Appeal from Jefferson District Court; GARY L. NAFZIGER, judge.
BY THE COURT
1. We review a claim that the trial court should be reversed because it failed to give a unanimity instruction in three steps. First, as a threshold matter, the appellate court reviews the entire record to determine whether the case involved multiple acts or a unified course of conduct. If this court finds the defendant's alleged conduct was unitary, then the analysis ends and the trial court is affirmed. If, however, the defendant's actions could have given rise to multiple counts of the charged crime, then it is a multiple acts case and this court proceeds to the next step of the unanimity error analysis.
2. In the second step of the analysis, the court looks to see whether an error occurred. If the State did not inform the jury as to which act it should rely upon during deliberations and the trial court did not instruct the jury that it must unanimously decide which specific act supported the conviction, error exists.
3. In the final step, the appellate court looks to see whether the error requires a reversal of the trial court's decision. In doing so, the court applies the " clearly erroneous" provision of K.S.A. 2013 Supp. 22-3414(3) and undertakes a results-based analysis. If the court is convinced that the jury would have reached a different verdict had the instruction error not occurred, then the error is reversible.
4. There is no single test for determining whether a multiple acts case exists. Rather, the court must look to the facts and the theory of the crime as argued to determine whether a jury verdict implicates unanimity issues.
5. Four factors assist in making this determination: (1) whether the acts occurred at or near the same time; (2) whether the acts occurred at the same location; (3) whether there is a causal relationship between the acts, in particular whether there was an intervening event; and (4) whether there is a fresh impulse motivating some of the conduct.
6. No party may challenge a trial court's giving or failure to give an instruction unless that party objects before the jury retires for deliberations, stating distinctly the matter to which the party objects and the grounds for the objection. In the absence of an objection, the claimed error is reversible only if the instruction or the trial court's failure to give the instruction was clearly erroneous. K.S.A. 2013 Supp. 22-3414(3).
7. To establish that the giving or failure to give an instruction was clearly erroneous, the reviewing court must determine whether there was any error at all. This requires demonstrating that giving the proposed instruction would have been both legally and factually appropriate, employing an unlimited review of the entire record. And if error is found on that basis, then the court moves to a reversibility inquiry in which it assesses whether it is firmly convinced the jury would have reached a different verdict had the instruction been given. The defendant maintains the burden to establish the degree of prejudice necessary for reversal.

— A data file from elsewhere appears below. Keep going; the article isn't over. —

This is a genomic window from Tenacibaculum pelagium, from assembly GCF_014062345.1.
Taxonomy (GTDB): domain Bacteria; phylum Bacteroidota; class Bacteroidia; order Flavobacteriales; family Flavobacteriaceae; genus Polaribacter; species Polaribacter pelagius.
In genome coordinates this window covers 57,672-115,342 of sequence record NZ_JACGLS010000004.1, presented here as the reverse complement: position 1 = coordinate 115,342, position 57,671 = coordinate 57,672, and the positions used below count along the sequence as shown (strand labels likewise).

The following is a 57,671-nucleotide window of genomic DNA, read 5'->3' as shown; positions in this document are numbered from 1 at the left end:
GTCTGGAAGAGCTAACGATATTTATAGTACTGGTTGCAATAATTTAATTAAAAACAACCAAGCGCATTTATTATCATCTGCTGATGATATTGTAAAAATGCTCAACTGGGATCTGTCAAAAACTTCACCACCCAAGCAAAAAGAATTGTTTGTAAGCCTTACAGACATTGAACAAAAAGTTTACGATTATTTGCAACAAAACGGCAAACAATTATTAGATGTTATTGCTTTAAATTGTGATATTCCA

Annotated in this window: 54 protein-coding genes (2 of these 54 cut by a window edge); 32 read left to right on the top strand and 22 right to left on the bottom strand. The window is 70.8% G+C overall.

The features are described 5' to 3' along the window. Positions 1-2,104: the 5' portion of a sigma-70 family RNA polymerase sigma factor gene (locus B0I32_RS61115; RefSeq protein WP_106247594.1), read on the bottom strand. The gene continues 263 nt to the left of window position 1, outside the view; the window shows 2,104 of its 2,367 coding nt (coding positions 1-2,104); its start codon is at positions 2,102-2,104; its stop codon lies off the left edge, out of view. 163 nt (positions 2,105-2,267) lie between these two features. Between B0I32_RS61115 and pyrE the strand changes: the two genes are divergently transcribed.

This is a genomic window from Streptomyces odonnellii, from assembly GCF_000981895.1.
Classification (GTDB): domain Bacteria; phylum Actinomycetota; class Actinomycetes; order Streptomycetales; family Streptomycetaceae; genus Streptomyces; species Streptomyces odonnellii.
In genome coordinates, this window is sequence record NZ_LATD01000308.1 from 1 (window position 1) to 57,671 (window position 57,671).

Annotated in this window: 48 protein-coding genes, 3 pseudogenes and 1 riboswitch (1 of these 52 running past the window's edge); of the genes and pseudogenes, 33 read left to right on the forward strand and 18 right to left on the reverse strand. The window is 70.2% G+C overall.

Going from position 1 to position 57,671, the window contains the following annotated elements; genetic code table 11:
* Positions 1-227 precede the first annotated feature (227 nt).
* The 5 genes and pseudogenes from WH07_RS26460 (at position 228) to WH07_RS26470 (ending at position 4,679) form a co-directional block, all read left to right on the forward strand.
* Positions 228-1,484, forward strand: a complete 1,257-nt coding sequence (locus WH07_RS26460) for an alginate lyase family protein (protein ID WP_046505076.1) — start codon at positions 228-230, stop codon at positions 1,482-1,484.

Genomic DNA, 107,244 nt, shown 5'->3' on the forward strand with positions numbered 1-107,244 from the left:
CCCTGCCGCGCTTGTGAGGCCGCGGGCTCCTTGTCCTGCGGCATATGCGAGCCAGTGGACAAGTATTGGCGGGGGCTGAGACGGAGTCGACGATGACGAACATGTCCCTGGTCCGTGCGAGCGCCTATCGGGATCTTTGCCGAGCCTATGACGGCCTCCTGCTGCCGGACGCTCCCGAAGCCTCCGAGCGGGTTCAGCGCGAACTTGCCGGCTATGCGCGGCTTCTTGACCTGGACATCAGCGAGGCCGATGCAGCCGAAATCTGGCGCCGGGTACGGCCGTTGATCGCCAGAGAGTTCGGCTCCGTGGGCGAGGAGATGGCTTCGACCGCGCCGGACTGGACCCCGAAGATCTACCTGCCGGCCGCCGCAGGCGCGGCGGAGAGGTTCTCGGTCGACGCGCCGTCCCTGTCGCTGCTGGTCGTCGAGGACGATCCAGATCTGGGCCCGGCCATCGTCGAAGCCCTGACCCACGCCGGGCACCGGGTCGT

8. A defendant who introduces evidence of prior bad acts during his or her own direct examination waives the right to a limiting instruction.
Lydia Krebs, of Kansas Appellate Defender Office, for appellant.
Bethany J. Graves, assistant county attorney, and Derek Schmidt, attorney general, for appellee.
Before STANDRIDGE, P.J., PIERRON, J., and JOHNSON, S.J.
Daniel A. Crossett appeals his convictions for six counts of aggravated assault, two counts of endangering a child, and one count each of criminal damage to property, reckless driving, and failure to inform after a property accident. Crossett argues it was clear error for the trial court not to give a unanimity instruction for the counts of endangering a child. He also contends it was clear error for the trial court not to give a limiting instruction concerning prior crimes evidence under K.S.A. 2013 Supp. 60-455. Last, Crossett raises an Apprendi issue for purposes of preserving federal review. We affirm.
On Monday morning, June 19, 2012, Joseph Evans was heading to work at Accent Pet Grooming in Lawrence. Evans was riding in Scott Dennett's truck. Evans' great niece (A.M.) and great nephew (J.D.M.) were asleep in the back seat. Dennett needed to pick up Haillie Courter at Lakeside Village to give her a ride to work as well. On the way, Evans got a call from Courter asking if they could give Kimberly Gardner a ride to work. Gardner also worked at Accent.
Evans said that when they drove into Lakeside Village, Gardner was sitting in the middle of the street. She was upset and crying, and she said that Crossett was going to kill her. She repeated this in the truck. Soon thereafter, Courter also got in the backseat of the truck with A.M., J.D.M., and Gardner. As the truck headed down Ferguson Road toward Perry, Evans saw Crossett's red van approaching at a high rate of speed.
Evans testified Crossett was swerving all over the road. Crossett pulled up next to Dennett's truck and with his body half out the window, he yelled at them to pull over. Evans said at one point Dennett drove into the ditch to avoid a collision. Dennett eventually stopped the truck and Crossett began banging on the window and screaming, " I want Kim. I want Kim. I don't want nobody else." Evans thought the window was going to break. Evans yelled at Dennett to take ...